The Braves stadium traffic dreaded for years as a potential “nightmare” turned out to be a dream over the team’s first week of home games, starting with the April 14 opener.

While officials say it’s still too early to have solid data or completely relax, SunTrust Park’s light traffic has surprised many and paved the way for boosts to the local hotel business.

Stationed on Powers Ferry Road at Northside Drive on the Braves Opening Day April 14, Sandy Springs Police Officer Tim Taylor spent most of his time near his cruiser, not directing the light traffic. (Phil Mosier)

Sandy Springs Mayor Rusty Paul, who repeatedly predicted initial traffic would be a “disaster,” had a different perspective at the April 18 City Council meeting.

“It’s not over yet, but so far, it’s been a non-event as far as traffic impacts on Sandy Springs,” he said.

Reed Haggard, the president of Sandy Springs’ Riverside Homeowners Association, hosted a forum last fall that drew more than 250 residents expressing traffic fears.

“Braves traffic hasn’t been much of an issue,” Haggard said last week. “No doubt, ‘regular’ traffic is on the rise,” he added.

That “regular” traffic includes increased congestion on the “top end” Perimeter as repairs continue on the collapsed section of I-85 in Atlanta. Yet Opening Day traffic was below average at the interchange of I-285 and Northside Drive on the Cobb County line, where Sandy Springs officials feared the worst impacts.

“The traffic this evening is lighter than usual,” said Sandy Springs Police Officer Leon Millholland, standing next to his car in the interchange with little to do only 90 minutes before game time. “We were expecting more congestion than is here.”

Dave Rossman is the general manager of the Wyndham Atlanta Galleria hotel, located smack dab in the middle of the interchange.

“Traffic’s not been that bad,” Rossman said. “Traffic seems to be moving very well.”

Also going pretty well is the hotel business. When first reached for traffic comment, Rossman couldn’t talk – he was riding a hotel shuttle bus full of guests heading to a Braves game.

Why has traffic worked so well? It’s hard to say yet, with a few factors in play. The Braves and local governments put considerable effort into various traffic strategies and tactics, from stadium entrance placement to new signage. Traffic back-up fears may have scared away people who would otherwise have driven through the area, or the fears might have been overblown to begin with.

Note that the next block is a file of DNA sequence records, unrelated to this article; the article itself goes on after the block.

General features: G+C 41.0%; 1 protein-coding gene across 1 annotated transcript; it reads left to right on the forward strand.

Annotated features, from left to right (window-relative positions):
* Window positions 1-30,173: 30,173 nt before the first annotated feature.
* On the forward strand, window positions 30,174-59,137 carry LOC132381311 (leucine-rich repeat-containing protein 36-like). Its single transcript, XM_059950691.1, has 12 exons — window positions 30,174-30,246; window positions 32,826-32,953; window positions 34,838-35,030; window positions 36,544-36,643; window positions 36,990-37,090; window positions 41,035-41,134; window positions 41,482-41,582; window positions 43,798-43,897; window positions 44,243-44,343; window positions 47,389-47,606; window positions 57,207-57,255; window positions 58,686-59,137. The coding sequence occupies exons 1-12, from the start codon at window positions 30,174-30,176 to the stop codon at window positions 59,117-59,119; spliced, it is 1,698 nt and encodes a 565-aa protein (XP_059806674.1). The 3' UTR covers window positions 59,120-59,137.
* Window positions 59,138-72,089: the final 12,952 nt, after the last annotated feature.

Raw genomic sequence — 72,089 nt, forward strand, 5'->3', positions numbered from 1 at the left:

Michael Hunter, a traffic engineering professor at Georgia Tech, said he has not formally studied the stadium’s traffic plan, but his professional instinct is that the Braves got it right.

Traffic heading west on the Perimeter toward the new SunTrust Park in the distance from Sandy Springs’ New Northside Drive interchange was lighter than a Friday rush hour norm. This photo was taken around 6 p.m. on the Braves Opening Day, April 14, 90 minutes before game time. (Phil Mosier)

“I would say it is not luck, but a function of well thought-out planning,” Hunter said of the stadium’s traffic. He pointed to the stadium’s multiple entrances, dispersed parking lots, and adjacent commercial complex as good strategies for spreading out traffic across several hours and different roadways.

The Braves were happy to take credit for good planning. Team spokesperson Beth Marshall also pointed to the later game times, advance parking sales and use of the Waze navigation app, along with coordination with government agencies.

“This combination of planning, education, execution and the cooperation of our fans and those in the surrounding area made our opening home stand a success,” she said.

Sandy Springs has some hard data on the way, as it is conducting before-and-after traffic counts at 39 intersections and roads. City Councilmember Andy Bauman, who requested the traffic counts, said the initial data reports should be available in the next few weeks.

Many locals are getting a first-hand experience, too. Mayor Paul said he had already attended three Braves games. It took him about 15 minutes to arrive, and returning home took about “two-and-a-half songs on the radio” while he passed police officers standing around “like the Maytag repairman.”

Rossman, the hotel manager, has also visited SunTrust Park. He and his son ran into the stadium’s one significant traffic issue – a confusing line-up of Uber drivers that led to delays. “If that’s the worst problem, it’s pretty good,” Rossman said.

Overshadowed by traffic talk is the opportunities some local businesses see in the stadium’s attraction of tourists to the area. Rossman said he’s already had some guests clearly staying for the baseball games, with some wearing gear advertising the Braves or the opposing team. The hotel is now dedicating one of its existing shuttle buses to game-day trips.

Rossman expects even better business from the stadium’s forthcoming slate of major concerts, which likely will draw regional visitors.

“There’s no season ticket holders for Billy Joel,” he said of the headliner for SunTrust’s first concert, slated for April 28.

–Phil Mosier contributed

John Ruch is an Atlanta-based journalist. Previously, he was Managing Editor of Reporter Newspapers.